Over the past decade, key Christian right organisations, usually funded by private individuals linked to far-right and libertarian causes in the US, and Russian oligarchs have established a network of agencies set up in human rights institutions across Europe to carry out anti-gender diplomacy and infiltrate positions of power in member states.
Other tactics include abusive lawsuits intended to suppress, intimidate and silence critics (SLAPPS), money and reputational laundering, physical harassment, sending paid fight squads to LGBTQ+ marches or drag stores, hacking journalists’ devices with the Pegasus software and using troll farms spreading disinformation against LGBTQ+ activists.
And the movement is gaining momentum with more organisations from other countries, including Turkey, Saudi Arabia and Vatican City, closing ranks in their anti-LGBTQ+ lobbying and funding.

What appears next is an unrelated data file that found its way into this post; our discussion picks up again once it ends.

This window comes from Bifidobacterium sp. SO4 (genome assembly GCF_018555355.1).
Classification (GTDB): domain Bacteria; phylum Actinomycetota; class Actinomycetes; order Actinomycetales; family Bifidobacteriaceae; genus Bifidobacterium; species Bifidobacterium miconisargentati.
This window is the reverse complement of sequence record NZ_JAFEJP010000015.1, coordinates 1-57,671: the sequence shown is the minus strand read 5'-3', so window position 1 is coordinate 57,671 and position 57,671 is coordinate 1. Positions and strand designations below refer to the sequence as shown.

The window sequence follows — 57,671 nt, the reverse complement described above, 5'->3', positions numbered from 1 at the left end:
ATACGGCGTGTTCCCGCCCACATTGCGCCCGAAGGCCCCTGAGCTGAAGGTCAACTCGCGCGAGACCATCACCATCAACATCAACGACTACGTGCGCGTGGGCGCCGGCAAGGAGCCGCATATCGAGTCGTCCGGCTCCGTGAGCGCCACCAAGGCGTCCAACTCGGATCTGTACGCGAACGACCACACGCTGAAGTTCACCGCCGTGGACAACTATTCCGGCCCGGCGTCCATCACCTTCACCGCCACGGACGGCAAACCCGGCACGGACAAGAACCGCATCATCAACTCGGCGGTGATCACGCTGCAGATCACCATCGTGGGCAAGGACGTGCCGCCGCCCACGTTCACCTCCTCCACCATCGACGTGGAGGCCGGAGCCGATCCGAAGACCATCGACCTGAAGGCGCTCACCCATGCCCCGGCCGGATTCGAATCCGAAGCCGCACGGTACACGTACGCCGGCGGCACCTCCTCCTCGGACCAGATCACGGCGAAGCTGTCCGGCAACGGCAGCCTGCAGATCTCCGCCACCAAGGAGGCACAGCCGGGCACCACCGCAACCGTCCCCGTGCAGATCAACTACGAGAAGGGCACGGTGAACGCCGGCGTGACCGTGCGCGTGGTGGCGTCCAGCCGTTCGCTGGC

Their usual targets include minorities in unstable countries where they can exploit polarisation to radicalise the political debate and fuel violence, sources said.
Undermining the case for EU membership
Georgia’s gay pride festival on 8 July is the latest LGBTQ+ event to have fallen victim to foreign interference.
A mob of up to 2,000 anti-LGBTQ+ protesters from the Russian-affiliated group Alt Info, stormed Tbilisi’s festival in an attack described by Pride’s director Mariam Kvaratskhelia as “pre-planned”.
"I definitely think this [disruption] was a pre-planned, coordinated action between the government and the radical groups ... We think this operation was planned in order to sabotage the EU candidacy of Georgia," she told Reuters.
Members of Alt-Info, an ultra-conservative TV broadcaster with close ties to the Georgian Orthodox Church, had already disrupted Tbilisi Pride in 2021. Since its foundation as a conservative media platform in 2019, the group has tried to expand its political influence by creating an alternative party to both the governing Georgian Dream and opposition United National Movement. Among its stated goals is pursuing closer relations with Russia.